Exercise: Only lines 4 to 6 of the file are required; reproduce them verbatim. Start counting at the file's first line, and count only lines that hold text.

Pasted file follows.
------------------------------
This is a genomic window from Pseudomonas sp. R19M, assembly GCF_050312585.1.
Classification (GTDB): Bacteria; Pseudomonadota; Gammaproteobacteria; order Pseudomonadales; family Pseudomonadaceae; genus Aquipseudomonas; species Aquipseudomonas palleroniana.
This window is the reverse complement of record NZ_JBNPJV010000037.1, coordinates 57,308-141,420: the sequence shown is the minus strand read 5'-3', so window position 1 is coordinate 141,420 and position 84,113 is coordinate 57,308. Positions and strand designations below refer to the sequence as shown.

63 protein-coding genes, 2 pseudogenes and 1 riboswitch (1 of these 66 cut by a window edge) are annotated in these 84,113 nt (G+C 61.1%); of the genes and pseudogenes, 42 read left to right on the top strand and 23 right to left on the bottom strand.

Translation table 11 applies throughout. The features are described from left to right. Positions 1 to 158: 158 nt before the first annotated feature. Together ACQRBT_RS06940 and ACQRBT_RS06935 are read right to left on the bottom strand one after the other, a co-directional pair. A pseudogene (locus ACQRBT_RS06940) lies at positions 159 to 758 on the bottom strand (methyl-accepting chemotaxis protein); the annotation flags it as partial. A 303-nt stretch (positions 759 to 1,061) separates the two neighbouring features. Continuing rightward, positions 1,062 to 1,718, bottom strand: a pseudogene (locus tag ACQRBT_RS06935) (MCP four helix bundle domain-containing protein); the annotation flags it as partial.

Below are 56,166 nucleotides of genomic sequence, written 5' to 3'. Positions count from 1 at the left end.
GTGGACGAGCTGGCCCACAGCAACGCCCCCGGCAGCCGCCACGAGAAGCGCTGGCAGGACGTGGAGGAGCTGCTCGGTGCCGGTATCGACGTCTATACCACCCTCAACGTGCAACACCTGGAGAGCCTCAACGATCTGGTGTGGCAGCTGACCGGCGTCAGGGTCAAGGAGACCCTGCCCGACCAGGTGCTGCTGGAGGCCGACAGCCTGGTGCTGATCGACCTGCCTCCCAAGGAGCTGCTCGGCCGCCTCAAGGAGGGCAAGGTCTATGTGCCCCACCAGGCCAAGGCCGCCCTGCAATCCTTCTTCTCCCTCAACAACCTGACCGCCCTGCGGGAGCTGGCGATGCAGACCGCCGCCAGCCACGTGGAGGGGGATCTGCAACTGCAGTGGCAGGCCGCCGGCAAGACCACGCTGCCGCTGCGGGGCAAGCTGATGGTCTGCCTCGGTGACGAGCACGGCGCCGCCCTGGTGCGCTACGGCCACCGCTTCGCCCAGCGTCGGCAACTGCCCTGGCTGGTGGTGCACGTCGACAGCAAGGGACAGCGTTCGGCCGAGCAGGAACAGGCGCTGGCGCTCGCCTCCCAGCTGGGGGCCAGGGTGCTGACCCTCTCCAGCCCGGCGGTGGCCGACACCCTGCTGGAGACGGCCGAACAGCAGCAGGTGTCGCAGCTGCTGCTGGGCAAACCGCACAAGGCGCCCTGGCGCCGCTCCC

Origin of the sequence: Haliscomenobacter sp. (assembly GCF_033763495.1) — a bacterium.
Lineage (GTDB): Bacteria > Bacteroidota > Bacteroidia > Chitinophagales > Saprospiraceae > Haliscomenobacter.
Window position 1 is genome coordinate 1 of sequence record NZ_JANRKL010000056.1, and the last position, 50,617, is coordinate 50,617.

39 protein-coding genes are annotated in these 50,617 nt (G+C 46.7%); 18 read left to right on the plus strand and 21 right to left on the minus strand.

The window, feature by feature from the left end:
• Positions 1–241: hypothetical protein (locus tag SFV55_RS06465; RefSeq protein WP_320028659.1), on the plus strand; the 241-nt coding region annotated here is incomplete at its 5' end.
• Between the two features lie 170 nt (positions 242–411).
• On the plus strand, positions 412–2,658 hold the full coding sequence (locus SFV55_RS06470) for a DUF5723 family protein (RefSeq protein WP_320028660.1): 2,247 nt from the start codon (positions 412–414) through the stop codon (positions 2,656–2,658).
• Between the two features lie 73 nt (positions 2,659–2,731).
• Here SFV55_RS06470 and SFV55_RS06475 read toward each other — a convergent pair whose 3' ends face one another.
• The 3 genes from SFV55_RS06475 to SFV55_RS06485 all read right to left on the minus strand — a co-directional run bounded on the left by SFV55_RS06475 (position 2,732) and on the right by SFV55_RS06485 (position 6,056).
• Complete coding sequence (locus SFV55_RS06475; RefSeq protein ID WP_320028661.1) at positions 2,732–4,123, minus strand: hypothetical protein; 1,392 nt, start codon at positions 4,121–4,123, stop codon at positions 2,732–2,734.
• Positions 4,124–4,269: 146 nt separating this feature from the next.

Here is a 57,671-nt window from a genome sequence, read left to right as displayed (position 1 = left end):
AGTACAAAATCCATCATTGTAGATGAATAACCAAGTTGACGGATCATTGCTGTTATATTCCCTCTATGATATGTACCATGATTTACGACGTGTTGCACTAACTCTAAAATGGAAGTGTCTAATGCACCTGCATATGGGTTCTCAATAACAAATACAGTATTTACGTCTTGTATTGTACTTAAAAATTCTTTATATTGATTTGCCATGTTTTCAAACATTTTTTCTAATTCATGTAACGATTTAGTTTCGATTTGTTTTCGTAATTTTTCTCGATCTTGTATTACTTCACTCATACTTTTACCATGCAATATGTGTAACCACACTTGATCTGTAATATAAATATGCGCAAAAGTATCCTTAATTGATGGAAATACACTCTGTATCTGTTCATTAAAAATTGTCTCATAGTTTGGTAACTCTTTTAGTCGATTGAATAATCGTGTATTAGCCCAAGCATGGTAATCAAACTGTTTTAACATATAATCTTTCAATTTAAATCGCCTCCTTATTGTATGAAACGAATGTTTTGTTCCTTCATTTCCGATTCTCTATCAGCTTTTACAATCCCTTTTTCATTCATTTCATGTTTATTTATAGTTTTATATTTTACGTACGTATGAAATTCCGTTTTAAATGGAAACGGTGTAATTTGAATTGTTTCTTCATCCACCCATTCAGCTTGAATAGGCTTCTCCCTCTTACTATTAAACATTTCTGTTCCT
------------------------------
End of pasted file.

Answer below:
63 protein-coding genes, 2 pseudogenes and 1 riboswitch (1 of these 66 cut by a window edge) are annotated in these 84,113 nt (G+C 61.1%); of the genes and pseudogenes, 42 read left to right on the top strand and 23 right to left on the bottom strand.

Translation table 11 applies throughout. The features are described from left to right. Positions 1 to 158: 158 nt before the first annotated feature. Together ACQRBT_RS06940 and ACQRBT_RS06935 are read right to left on the bottom strand one after the other, a co-directional pair. A pseudogene (locus ACQRBT_RS06940) lies at positions 159 to 758 on the bottom strand (methyl-accepting chemotaxis protein); the annotation flags it as partial. A 303-nt stretch (positions 759 to 1,061) separates the two neighbouring features. Continuing rightward, positions 1,062 to 1,718, bottom strand: a pseudogene (locus tag ACQRBT_RS06935) (MCP four helix bundle domain-containing protein); the annotation flags it as partial.

Below are 56,166 nucleotides of genomic sequence, written 5' to 3'. Positions count from 1 at the left end.